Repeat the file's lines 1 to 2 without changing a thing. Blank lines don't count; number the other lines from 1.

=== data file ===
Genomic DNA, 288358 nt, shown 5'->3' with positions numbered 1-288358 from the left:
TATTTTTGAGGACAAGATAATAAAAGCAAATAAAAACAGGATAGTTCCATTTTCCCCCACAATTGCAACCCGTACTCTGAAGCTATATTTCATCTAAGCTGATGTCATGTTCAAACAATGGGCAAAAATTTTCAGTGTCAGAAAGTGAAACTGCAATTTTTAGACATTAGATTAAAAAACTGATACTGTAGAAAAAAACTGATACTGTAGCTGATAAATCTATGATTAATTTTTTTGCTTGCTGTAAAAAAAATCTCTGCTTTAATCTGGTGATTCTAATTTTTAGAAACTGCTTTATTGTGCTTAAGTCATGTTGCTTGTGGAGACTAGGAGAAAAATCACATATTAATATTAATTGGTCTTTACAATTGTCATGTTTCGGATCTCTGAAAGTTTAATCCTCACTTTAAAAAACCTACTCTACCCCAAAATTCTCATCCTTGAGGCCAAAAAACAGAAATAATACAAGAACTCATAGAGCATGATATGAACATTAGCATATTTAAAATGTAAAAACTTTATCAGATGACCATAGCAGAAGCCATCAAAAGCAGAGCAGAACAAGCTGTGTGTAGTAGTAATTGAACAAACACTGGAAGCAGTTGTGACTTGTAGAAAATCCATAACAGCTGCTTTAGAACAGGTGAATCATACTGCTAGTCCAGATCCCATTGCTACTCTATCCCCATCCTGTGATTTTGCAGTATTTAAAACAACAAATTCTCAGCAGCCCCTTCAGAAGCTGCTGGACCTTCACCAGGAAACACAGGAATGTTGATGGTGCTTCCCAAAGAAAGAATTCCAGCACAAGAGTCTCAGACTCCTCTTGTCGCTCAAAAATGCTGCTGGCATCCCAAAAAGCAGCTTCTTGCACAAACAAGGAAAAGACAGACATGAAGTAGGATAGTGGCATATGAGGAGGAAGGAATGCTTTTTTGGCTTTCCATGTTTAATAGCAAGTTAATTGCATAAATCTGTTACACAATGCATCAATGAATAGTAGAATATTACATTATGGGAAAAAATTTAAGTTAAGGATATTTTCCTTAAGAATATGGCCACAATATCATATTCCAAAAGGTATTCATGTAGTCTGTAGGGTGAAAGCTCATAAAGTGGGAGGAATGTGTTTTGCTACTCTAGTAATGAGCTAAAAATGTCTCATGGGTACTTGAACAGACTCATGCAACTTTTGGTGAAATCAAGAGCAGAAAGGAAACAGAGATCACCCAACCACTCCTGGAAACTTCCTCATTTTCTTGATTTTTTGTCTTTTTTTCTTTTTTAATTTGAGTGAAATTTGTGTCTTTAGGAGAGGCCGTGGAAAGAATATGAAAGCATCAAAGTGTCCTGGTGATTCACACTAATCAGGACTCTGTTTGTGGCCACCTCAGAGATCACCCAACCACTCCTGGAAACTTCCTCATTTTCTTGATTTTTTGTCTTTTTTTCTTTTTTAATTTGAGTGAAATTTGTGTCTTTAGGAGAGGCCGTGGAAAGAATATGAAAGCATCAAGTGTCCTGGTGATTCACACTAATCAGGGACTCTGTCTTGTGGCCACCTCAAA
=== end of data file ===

Genomic DNA, 288358 nt, shown 5'->3' with positions numbered 1-288358 from the left:
TATTTTTGAGGACAAGATAATAAAAGCAAATAAAAACAGGATAGTTCCATTTTCCCCCACAATTGCAACCCGTACTCTGAAGCTATATTTCATCTAAGCTGATGTCATGTTCAAACAATGGGCAAAAATTTTCAGTGTCAGAAAGTGAAACTGCAATTTTTAGACATTAGATTAAAAAACTGATACTGTAGAAAAAAACTGATACTGTAGCTGATAAATCTATGATTAATTTTTTTGCTTGCTGTAAAAAAAATCTCTGCTTTAATCTGGTGATTCTAATTTTTAGAAACTGCTTTATTGTGCTTAAGTCATGTTGCTTGTGGAGACTAGGAGAAAAATCACATATTAATATTAATTGGTCTTTACAATTGTCATGTTTCGGATCTCTGAAAGTTTAATCCTCACTTTAAAAAACCTACTCTACCCCAAAATTCTCATCCTTGAGGCCAAAAAACAGAAATAATACAAGAACTCATAGAGCATGATATGAACATTAGCATATTTAAAATGTAAAAACTTTATCAGATGACCATAGCAGAAGCCATCAAAAGCAGAGCAGAACAAGCTGTGTGTAGTAGTAATTGAACAAACACTGGAAGCAGTTGTGACTTGTAGAAAATCCATAACAGCTGCTTTAGAACAGGTGAATCATACTGCTAGTCCAGATCCCATTGCTACTCTATCCCCATCCTGTGATTTTGCAGTATTTAAAACAACAAATTCTCAGCAGCCCCTTCAGAAGCTGCTGGACCTTCACCAGGAAACACAGGAATGTTGATGGTGCTTCCCAAAGAAAGAATTCCAGCACAAGAGTCTCAGACTCCTCTTGTCGCTCAAAAATGCTGCTGGCATCCCAAAAAGCAGCTTCTTGCACAAACAAGGAAAAGACAGACATGAAGTAGGATAGTGGCATATGAGGAGGAAGGAATGCTTTTTTGGCTTTCCATGTTTAATAGCAAGTTAATTGCATAAATCTGTTACACAATGCATCAATGAATAGTAGAATATTACATTATGGGAAAAAATTTAAGTTAAGGATATTTTCCTTAAGAATATGGCCACAATATCATATTCCAAAAGGTATTCATGTAGTCTGTAGGGTGAAAGCTCATAAAGTGGGAGGAATGTGTTTTGCTACTCTAGTAATGAGCTAAAAATGTCTCATGGGTACTTGAACAGACTCATGCAACTTTTGGTGAAATCAAGAGCAGAAAGGAAACAGAGATCACCCAACCACTCCTGGAAACTTCCTCATTTTCTTGATTTTTTGTCTTTTTTTCTTTTTTAATTTGAGTGAAATTTGTGTCTTTAGGAGAGGCCGTGGAAAGAATATGAAAGCATCAAAGTGTCCTGGTGATTCACACTAATCAGGACTCTGTTTGTGGCCACCTCAGAGATCACCCAACCACTCCTGGAAACTTCCTCATTTTCTTGATTTTTTGTCTTTTTTTCTTTTTTAATTTGAGTGAAATTTGTGTCTTTAGGAGAGGCCGTGGAAAGAATATGAAAGCATCAAGTGTCCTGGTGATTCACACTAATCAGGGACTCTGTCTTGTGGCCACCTCAAA